Indie Bookstores – Future Hopes or Futile Endeavors?

According to a recent article in Britain’s The Guardian:

Philip Jones, editor of The Bookseller, said the [British] government should look seriously at the French initiatives and “wake up” to the damage Amazon is causing to the book trade and the retail sector in general. . . . Jones said it would be “lovely” if Maria Miller, [British] secretary of state for culture, media and sport, spoke up about the cultural importance of books. “Books are thought of as high culture in France and Germany, they’re not really here.”

And what the French are doing:

France pledged €9m [ca. $12 million US] of funding to help its booksellers fight back against the “destroyer of bookshops” [i.e., Amazon].

. . . Filippetti . . . said she was considering banning Amazon from being able to offer free postage and may end the system allowing 5% discounting on books.

France has fixed book prices, dating back to a 1981 law, which means readers pay the same whether they buy from an online retailer high-street shop or small bookseller. The law allows for a maximum discount on books of 5%. In discounting books by 5%, Amazon is not breaking the law. But small booksellers argue they can’t compete because Amazon also provides free postage and free fast delivery deals on top of the 5% discount.

It’s more complicated when you look at the picture from our role as an indie publisher. Crickhollow Books has a different challenge than an indie bookstore. Though we might wish otherwise, indie bookstores are no longer our biggest sources of support; there are great pockets of bookstore support for what we do, but it is localized, book-specific, and is, frankly, shrinking. We yearn for past decades when indie bookstores were our lifeline, but is that mostly nostalgia?

Has the literary world changed? Have bookstores become coffee houses and venues for famous author tours?

And doesn’t Amazon provide a service to indie publishers and readers by making available our books . . . that indie bookstores don’t stock or show or recommend?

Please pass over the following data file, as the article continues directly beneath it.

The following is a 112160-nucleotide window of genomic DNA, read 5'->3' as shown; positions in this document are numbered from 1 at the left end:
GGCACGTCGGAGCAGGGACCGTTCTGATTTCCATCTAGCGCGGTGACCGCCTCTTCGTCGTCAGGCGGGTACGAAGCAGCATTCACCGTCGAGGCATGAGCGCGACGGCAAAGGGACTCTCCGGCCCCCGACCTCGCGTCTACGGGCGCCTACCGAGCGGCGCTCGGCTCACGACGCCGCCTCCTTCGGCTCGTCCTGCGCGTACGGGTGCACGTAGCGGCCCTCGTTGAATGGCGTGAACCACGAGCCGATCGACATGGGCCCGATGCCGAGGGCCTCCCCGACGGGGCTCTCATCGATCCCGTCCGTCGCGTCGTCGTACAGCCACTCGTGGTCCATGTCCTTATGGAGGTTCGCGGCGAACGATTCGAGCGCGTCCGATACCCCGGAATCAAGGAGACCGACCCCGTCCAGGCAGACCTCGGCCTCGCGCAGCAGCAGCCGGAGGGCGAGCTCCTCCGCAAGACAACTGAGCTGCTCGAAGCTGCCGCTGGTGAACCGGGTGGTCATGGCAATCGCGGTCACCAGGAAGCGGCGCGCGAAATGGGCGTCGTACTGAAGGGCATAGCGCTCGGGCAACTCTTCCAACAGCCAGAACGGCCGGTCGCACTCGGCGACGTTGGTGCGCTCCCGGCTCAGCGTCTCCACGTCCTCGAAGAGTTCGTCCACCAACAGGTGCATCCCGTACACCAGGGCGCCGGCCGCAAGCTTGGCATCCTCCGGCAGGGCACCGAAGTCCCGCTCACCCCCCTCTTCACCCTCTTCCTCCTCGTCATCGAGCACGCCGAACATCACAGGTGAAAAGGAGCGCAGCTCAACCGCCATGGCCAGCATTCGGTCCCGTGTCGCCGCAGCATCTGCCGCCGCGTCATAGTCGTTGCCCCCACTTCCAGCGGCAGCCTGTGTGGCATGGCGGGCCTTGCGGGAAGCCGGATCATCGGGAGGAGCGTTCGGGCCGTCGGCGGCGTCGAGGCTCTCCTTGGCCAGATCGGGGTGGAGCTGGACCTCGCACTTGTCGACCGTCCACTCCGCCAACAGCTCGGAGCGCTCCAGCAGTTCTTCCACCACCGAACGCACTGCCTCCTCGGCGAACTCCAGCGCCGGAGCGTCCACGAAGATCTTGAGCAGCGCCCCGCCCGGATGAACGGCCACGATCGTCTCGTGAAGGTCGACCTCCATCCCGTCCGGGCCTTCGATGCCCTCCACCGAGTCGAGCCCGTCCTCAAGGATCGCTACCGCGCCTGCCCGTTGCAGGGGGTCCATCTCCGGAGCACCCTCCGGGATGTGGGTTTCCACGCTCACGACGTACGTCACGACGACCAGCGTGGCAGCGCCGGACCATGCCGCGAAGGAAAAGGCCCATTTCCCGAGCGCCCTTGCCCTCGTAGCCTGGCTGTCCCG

For comparison, go to the IndieBound.org link for Didn’t We Have Fun! It’s a well-reviewed and (minor) award-winning children’s picture book by Crickhollow Books, depicting an African-American childhood in Philadelphia. We think the book is significant and worthwhile. But at IndieBound . . . it not only has no review or indications of awards there . . . it doesn’t even show the picture-book’s cover!

Mama Reading a Book, painting by Hilda Robinson

Mama Reading a Book with Sleeping Child, painting by Hilda Robinson, from her picture book, Didn’t We Have Fun!

In contrast, the Amazon page shows the cover, notes the 5-star ranking, cites awards & recognition for excellence, includes a review line by Don Tate, a noted African-American illustrator of wonderful picture books, published in The Brown Bookshelf,  (an outstanding site for reviews),  noting: “Didn’t We Have Fun! . . . perfectly exemplifies what is best about indy publishing – it’s quality art for the sake of quality art. . . . ”

And Amazon gives a set of 3 insightful customer reviews from actual parents and educators.

Amazon also provides a discount (it doesn’t affect what we get as publisher), and a chance for free shipping. Yes, these discounts are competition to an indie bookstore. But they . . . and all the detailed info . . . are a benefit to a customer, encouraging them to buy this book.

Nonethless, we clearly share a mission with indie bookstores: to bring worthy books to the attention of individual people, one by one, with an eye to what is beneficial for the cultures of places where we live, for the world of literature & authors, and for the personal needs of real-life, in-the-flesh customers – people seen as neighbors as well as sources of financial income.

Comments? What are your thoughts? I’d like to hear from you.

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